CHARLOTTE -- Being a race car driver entails much more than getting behind the wheel. Before the start of a new season, NASCAR walked its younger drivers through different aspects of the sport during its annual Driver Development Seminar. The 2017 edition was held Friday at the NASCAR Plaza in Charlotte, North Carolina. Through guest speakers and breakout sessions, the assembled group was given a chance to hear from some of the most influential individuals in the sport. Among the featured guest speakers were NASCAR Chief Operating Officer Brent Dewar, NASCAR Executive Vice President and Chief Racing Development Officer Steve O'Donnell, NASCAR Senior Vice President and Chief Marketing Officer Jill Gregory, Monster Energy Director of Motorsports Dave Gowland, FS1 broadcaster Adam Alexander, Lauren Murray, social media manager for Jimmie Johnson Racing Digital, and seven-time champion Jimmie Johnson himself. "It really is a pretty comprehensive experience," driver Spencer Gallagher said. "I liked it. It's worth getting up at 7 in the morning for." This was Gallagher's fourth time experiencing the seminar, and the XFINITY Series rookie for GMS Racing called it NASCAR's best one yet. Among the topics broached was a look at the business of NASCAR, as well as a driver's identity. Gallagher pointed out some of the more interesting sessions, such as being given advice on how to get the most out of social media, what goes into a good interview and a driver's style. "It's a really informative event, especially about how we as drivers influence the direction of the series and the sport that we're in and how we can be ambassadors to the outside world," Gallagher said. "People have to want to watch us, and we as drivers play a very big role in that. It's really good to see NASCAR putting forth the effort to help train us. They bring in the best in the business and then tell you exactly how they do it." Matt Tifft was equally impressed. Now a full-time driver in the XFINITY Series for Joe Gibbs Racing , Tifft listened as O'Donnell talked about NASCAR's mission of seeing the sport's next superstar potentially come from the assembled group. With the welcoming of a new premier series sponsor, Monster Energy, Tifft was struck by how NASCAR is looking for drivers to show his or her individual personality this year. Something Tifft, at 20 years old, thinks will not only be a good thing, but also is needed for the sport to grow. "They want us to be ourselves and resonate (with others) and cross promote and bring people in from other interests and things like that," Tifft said. "I think it's a good idea and I think we probably need to do more of that as a sport." Tifft missed a portion of the 2016 season following surgery to remove a brain tumor. During his time away from the track, Tifft said it gave him perspective on how drivers need to step out of the bubble they can become trapped in during a season and take a look at how they can better represent themselves on and off the race track. The seminar drove home that point. Drivers like Myatt Snider and Chase Briscoe were given plenty to digest as each is set to begin the next chapter of his career. Snider will compete part-time for Kyle Busch Motorsports in the Camping World Truck Series, and Briscoe is going full-time with Brad Keselowski Racing. "The biggest takeaway I've heard is they're going to let us kind of be our self a lot more," Briscoe said. "I think that's going to be good for everyone; I think it's going to be great for the sport, obviously. Looking forward to that. "Other than that, it's really cool to see how they're telling us to expand our brand. I feel like as a race car driver your brand is one of the most important things you can do. So building that brand outside what you do in the race car is obviously big and it's big for your future."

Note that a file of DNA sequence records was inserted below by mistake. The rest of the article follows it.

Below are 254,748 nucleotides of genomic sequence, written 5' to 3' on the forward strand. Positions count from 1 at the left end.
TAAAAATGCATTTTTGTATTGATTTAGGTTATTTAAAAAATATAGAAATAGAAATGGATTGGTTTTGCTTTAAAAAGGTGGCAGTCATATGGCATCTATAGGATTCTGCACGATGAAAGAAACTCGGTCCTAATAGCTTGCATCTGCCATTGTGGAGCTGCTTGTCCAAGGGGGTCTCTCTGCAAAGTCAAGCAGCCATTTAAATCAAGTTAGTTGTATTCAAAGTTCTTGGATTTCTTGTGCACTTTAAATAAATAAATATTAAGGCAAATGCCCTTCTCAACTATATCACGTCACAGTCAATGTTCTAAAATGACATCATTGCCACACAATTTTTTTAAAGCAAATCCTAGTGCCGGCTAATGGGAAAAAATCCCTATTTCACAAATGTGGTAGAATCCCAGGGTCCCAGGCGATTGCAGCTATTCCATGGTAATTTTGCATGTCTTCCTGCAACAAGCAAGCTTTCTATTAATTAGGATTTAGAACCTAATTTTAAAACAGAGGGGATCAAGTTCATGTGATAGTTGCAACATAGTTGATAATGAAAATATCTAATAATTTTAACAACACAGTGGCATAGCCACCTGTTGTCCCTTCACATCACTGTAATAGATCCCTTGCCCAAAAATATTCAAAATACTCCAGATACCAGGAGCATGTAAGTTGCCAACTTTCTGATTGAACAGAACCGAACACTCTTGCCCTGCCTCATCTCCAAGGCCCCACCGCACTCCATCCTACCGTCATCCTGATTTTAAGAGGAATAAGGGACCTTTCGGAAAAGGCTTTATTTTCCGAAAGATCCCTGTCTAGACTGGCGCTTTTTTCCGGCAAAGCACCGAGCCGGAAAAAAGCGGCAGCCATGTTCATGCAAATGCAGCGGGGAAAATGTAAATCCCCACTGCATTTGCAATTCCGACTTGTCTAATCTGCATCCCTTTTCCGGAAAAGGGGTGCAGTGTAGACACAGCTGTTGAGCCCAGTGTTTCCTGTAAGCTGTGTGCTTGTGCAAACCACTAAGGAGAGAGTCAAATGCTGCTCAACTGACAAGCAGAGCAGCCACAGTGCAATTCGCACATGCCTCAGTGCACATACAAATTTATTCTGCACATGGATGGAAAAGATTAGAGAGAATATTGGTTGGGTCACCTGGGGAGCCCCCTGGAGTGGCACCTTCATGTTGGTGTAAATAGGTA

Carl Edwards' exit could put Christopher Bell on fast track to XFINITY